…Parents are realizing more and more that our culture is moving against Christianity and it’s become of the utmost importance to provide our children with the best education they can have—one that understands reality with a Catholic Christian mind.” – Father Brian Larkin

Archbishop Charles Chaput, then prelate of Denver, agreed to take on the risk of a rookie principal being the first to implement the classical model—which uses a three-part process of grammar, logic and rhetoric to teach students how to learn and how to think—in a school of the archdiocese.

“The first year was up and down a little bit, then slowly things started to take off,” Bishop Conley said. “[Rosemary] did a lot of PR work herself, and word got around. Understanding of classical-style education gained interest … and here we are today.”

When Vander Weele took the reins at Lourdes, she was just 27, and was the youngest principal in the archdiocese.

A Denver native with several degrees and 14 years experience in local Catholic schools, Vander Weele asserts that Lourdes’ resurrection from near death is due to her team’s fidelity to the Lord and staying true to their mission at the school.

“It hasn’t been easy,” she said about switching to the new curriculum. “As a community, we’ve grown and learned about the richness of classical education.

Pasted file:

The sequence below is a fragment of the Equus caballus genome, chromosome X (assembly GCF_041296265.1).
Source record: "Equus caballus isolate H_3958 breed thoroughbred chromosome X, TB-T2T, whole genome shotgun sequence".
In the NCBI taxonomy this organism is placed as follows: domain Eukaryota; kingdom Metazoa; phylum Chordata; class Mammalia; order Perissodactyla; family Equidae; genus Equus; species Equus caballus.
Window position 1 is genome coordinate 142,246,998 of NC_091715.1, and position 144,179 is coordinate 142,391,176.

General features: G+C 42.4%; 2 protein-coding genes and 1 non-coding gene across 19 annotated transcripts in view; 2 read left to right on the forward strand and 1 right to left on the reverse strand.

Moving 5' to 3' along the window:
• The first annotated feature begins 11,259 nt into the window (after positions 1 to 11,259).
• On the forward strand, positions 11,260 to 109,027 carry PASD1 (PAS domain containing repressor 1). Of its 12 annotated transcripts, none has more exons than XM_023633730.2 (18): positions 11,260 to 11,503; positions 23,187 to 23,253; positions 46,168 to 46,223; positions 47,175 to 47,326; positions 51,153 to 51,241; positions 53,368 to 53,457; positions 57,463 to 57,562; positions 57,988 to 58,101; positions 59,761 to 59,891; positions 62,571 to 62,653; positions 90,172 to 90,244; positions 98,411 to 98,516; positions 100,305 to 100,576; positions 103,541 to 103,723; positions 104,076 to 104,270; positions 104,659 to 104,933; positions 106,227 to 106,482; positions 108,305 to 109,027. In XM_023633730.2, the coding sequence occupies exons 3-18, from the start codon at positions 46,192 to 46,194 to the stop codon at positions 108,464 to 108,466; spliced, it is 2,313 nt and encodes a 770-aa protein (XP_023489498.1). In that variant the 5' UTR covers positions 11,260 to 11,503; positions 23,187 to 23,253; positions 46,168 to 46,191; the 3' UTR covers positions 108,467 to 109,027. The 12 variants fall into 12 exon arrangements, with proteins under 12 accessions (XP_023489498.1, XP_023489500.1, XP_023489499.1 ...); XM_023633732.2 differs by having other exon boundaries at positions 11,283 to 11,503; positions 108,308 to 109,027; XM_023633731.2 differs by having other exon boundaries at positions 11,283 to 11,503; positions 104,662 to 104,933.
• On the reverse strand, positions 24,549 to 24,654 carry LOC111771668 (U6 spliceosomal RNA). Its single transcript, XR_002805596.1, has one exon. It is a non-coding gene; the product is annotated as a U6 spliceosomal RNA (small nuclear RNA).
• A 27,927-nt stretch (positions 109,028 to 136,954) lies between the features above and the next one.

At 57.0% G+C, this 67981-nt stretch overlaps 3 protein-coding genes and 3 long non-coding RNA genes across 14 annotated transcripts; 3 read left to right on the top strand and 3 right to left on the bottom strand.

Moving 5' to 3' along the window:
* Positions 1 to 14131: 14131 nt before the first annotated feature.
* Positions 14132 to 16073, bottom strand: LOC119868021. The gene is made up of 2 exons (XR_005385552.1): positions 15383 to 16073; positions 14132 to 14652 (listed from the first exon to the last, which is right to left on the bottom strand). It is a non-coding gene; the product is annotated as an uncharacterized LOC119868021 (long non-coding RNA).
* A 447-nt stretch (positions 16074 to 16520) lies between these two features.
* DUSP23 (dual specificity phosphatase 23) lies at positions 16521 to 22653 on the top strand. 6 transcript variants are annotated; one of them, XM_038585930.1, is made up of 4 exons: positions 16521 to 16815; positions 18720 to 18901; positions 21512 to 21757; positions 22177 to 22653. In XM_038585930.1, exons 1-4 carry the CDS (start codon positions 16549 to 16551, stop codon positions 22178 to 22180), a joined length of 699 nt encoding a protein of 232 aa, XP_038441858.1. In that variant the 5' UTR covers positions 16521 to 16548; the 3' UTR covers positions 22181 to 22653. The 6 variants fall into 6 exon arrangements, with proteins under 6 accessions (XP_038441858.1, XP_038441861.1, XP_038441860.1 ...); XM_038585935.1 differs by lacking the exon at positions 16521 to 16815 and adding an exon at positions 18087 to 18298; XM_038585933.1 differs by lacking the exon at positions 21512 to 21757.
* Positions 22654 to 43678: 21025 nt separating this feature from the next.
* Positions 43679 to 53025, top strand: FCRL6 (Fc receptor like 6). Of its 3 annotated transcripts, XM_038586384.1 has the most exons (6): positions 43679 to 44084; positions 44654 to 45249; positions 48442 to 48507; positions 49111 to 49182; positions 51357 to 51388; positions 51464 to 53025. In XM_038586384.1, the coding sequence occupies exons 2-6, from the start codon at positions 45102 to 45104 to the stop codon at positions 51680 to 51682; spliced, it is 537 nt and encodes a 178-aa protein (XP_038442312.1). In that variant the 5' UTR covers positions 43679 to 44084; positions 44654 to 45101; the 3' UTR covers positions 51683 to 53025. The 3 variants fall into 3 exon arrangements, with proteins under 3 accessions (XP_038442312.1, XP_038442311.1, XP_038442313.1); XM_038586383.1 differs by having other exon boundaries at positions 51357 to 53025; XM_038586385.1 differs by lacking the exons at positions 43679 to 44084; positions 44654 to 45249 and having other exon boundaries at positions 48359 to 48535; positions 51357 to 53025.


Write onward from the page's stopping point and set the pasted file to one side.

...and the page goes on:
“Father Brian is extremely supportive, as was Msgr. [Peter] Quang, who hired me. To walk arm and arm with them and lead together has been a tremendous blessing. Ryan O’Connor, the teachers and staff are just incredible. The success of this mission is due to them.”

The culture of Lourdes is one that embraces the Catholic faith and combines with a classical curriculum of education. (Photos by Andrew Wright)

Lourdes’ south campus will start by offering kindergarten through second grade for the 2018-2019 school year, with plans to add additional grades as need demands.

“It’s a continuation of the mission and brand here,” Vander Weele emphasized, explaining that administrators realized they needed to expand as current families alone filled grades K-2 at the Denver site for this fall, leaving no room for the 40 families on a waiting list.

“The demand,” she happily noted, “has been overwhelming.”

“We’re super excited to be able to serve more families,” said Father Larkin. “I think parents are realizing more and more that our culture is moving against Christianity and it’s become of the utmost importance to provide our children with the best education they can have—one that understands reality with a Catholic Christian mind.”

Parent Middleton concurred.

“This is a brilliant solution to make possible the Lourdes experience for more students that is actually retaining the Lourdes experience, as opposed to overcrowding classes and becoming something different,” she said.

To learn more about Our Lady of Lourdes, visit lourdesclassical.org.

Roxanne King
Roxanne King is the former editor of the Denver Catholic Register and a freelance writer in the Denver area.